Halloween at sea

30 Oct 2019

For several years now, 3 monster trawlers have been haunting the Channel, the Irish Sea and the Northeast Atlantic up to the Arctic Ocean. Using their power, their European flags and their super powerful sonars, they detect and collect in their 500-meter-long trawling nets schools of mackerel, herring, whiting and saurel. The fish are pumped into the nets, sucked into pipes, sorted in freezing rooms, stuffed into 25-kg parcels, unloaded in the Netherlands and most of them are then sent to Western Africa in reefer ships. The sea monsters are accused of contributing to the exhaustion of sea resources in the South Atlantic and to the ruin of local flotillas, especially in Mauritania. Their crew is multinational, their command is European.

With the support of the European Union, these 3 sea monsters are now plundering the resources of the Channel, the North Sea, the Irish Sea and the subarctic and arctic waters. They are putting in danger the future of the Northern European small scale flotillas.

These 3 halieutic warships are operated by Parlevliet & Van Der Plas B.V, based in the Netherlands and leader of the Pelagic Freeze-trawler Association (PFA), gathering 2 other Dutch ship-owners.

The prestige and influence of the PFA are so great that in 2016 it signed a ten-year cooperation agreement “to develop a sustainable pelagic fishing” with Greenpeace Nederland and the VNO NCW, which presents itself as the biggest employer’s organization in the Netherlands and the “voice of Dutch business”.

The pelagic trawls are deployed in the water column, in law depth waters. They are intended for fish schools catching. They are likely to incidentally catch species such as tuna, dolphins or other delphinidae. The PFA says that back doors and specific manœuvres allow the marine mammals to get out, but these allegations haven’t been confirmed by on-board observers.

IJmuiden, Netherlands, October 5, 2019. © Erwin Willemse

Annelies Ilena (ex-Atlantic Dawn). OMI 9204556. Polish flag. Length 145,60 m. Built in 2000 in Kristiansund (Norway) by Umoe Sterkoder. Arrested as the Atlantic Dawn by the Mauritanian Navy in 2005 for illegal fishing, fined 100,000 US$ and deported. Arrested on November 23, 2013 by the Irish Navy for illegal fishing practices, fined 105,000 €. Currently fishing west of Ireland.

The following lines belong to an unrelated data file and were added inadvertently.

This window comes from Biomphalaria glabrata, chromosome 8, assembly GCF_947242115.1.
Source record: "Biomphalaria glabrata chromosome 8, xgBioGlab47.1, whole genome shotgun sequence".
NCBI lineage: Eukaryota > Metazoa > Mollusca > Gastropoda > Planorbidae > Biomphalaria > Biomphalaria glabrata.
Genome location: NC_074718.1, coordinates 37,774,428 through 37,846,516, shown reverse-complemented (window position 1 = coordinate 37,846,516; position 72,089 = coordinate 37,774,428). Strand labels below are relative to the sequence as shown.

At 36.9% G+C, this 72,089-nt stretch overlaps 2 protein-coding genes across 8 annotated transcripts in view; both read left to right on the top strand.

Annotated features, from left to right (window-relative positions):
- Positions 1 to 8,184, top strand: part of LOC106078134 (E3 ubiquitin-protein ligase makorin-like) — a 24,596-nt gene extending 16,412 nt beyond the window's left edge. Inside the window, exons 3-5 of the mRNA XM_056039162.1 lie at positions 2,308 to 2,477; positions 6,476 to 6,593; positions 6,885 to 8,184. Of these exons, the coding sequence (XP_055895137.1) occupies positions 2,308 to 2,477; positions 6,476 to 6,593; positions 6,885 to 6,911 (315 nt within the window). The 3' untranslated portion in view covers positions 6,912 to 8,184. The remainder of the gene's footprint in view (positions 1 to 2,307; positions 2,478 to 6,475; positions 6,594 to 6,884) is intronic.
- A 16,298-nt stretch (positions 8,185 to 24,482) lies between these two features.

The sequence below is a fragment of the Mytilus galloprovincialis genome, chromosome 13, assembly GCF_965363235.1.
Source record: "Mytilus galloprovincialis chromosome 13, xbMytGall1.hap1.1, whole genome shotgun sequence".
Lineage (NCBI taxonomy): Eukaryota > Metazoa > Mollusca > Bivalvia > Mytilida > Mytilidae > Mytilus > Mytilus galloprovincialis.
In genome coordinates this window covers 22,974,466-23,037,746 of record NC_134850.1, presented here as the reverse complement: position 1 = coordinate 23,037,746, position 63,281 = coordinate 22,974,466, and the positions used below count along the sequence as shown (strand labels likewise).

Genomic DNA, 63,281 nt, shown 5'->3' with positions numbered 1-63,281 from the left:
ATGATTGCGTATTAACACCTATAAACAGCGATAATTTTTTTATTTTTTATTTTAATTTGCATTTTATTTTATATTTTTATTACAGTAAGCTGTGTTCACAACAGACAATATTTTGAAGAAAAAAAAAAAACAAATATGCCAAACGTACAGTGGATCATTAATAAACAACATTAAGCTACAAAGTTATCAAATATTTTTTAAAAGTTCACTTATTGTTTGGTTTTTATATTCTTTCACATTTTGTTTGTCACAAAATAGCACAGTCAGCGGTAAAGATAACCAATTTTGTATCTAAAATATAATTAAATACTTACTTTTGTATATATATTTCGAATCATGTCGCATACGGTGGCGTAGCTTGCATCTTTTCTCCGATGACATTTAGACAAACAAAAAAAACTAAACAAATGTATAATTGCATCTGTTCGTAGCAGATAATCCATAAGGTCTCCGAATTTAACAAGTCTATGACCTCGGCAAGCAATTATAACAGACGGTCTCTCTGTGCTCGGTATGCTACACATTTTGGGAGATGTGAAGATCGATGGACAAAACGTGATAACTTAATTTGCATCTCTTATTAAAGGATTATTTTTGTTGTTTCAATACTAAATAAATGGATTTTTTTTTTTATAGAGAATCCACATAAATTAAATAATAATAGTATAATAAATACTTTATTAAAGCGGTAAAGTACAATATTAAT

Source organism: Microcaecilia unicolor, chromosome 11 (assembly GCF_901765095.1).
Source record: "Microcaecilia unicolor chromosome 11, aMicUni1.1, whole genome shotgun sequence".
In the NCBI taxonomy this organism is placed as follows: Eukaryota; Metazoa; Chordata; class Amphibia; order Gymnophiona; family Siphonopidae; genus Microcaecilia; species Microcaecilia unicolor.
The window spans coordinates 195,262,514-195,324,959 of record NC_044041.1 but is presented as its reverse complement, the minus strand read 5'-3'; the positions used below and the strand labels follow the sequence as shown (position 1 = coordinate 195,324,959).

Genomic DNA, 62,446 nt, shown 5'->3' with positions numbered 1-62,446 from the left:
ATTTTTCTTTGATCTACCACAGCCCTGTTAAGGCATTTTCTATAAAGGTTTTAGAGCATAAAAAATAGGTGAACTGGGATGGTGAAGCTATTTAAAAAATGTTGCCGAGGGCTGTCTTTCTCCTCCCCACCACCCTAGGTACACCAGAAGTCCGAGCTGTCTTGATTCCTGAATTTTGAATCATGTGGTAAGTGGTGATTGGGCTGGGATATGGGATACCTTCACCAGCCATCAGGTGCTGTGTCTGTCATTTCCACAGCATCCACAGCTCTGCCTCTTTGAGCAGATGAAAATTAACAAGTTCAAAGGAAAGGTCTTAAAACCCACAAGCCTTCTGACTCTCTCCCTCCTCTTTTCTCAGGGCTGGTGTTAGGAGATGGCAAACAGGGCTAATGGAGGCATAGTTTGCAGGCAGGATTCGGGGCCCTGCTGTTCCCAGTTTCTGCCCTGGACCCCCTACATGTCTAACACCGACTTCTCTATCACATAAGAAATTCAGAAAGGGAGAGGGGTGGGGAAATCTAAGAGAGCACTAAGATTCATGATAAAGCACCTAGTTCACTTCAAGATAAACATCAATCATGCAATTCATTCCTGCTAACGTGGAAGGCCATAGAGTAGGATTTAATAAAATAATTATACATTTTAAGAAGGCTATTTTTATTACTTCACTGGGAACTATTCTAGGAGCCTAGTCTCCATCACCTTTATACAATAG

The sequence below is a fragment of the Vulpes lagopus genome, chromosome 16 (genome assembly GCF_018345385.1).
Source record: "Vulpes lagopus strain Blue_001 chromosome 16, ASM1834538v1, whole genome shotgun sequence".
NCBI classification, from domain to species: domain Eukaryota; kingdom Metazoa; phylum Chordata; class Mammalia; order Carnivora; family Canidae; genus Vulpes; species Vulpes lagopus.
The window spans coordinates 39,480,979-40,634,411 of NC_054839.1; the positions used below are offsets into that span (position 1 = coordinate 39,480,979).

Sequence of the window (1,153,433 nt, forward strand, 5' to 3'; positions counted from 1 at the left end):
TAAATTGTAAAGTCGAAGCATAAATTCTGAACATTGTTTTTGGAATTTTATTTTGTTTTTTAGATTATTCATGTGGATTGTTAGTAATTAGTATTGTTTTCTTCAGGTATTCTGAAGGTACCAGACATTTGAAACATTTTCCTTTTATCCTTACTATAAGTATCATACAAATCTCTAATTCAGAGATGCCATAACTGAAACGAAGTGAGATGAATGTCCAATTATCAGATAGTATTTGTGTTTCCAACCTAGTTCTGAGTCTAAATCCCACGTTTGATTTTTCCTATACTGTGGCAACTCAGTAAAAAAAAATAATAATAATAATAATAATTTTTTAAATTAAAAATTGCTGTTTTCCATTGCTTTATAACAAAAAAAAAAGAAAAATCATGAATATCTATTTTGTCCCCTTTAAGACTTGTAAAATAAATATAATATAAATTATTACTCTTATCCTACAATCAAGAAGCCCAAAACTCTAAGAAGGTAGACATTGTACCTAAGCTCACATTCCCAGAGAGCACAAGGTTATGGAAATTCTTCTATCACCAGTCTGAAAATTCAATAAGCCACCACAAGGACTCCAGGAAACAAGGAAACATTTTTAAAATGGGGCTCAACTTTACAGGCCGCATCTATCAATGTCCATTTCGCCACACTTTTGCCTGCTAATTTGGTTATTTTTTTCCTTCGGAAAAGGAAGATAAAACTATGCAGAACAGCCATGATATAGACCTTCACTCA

IJmuiden, Netherlands, March 26, 2014. © VesselTracker

Margiris (ex-Abel Tasman, ex-Margiris, ex-Annelies Ilena, ex-Atlantic Star, ex-Apollo Two). OMI 8301187. Lithuanian flag. Length 142,80 m. Built in 1985 in Tacoma (United States) by Tacoma Marine Industries as a waste incinerator ship, turned into a trawler in 1992 and jumboized in 2006. Renamed Abel Tasman in the summer of 2012, it went to skim the Australian exclusive economic zone with the support of the Australian government. Following the rallying of fishermen and NGOs, the Australian government veered and banned from its waters trawlers longer than 130m. In the spring of 2013, the Abel Tasman went back to Europe and became the Margiris again. Currently unloading in the IJmuiden port (Netherlands).

Off the coast of Ireland, March 2008. © Arjo Foeken

Maartje Theadora. OMI 9182801. German flag. Length 140,80 m. Built in 2000 in Vigo (Spain) by Vulcano SA Factorias. Rerouted in Cherbourg on December 12, 2012 and fined 580,000€ for illegal fishing. Currently fishing in the North Atlantic, off the coast of Norway in the Arctic Ocean.





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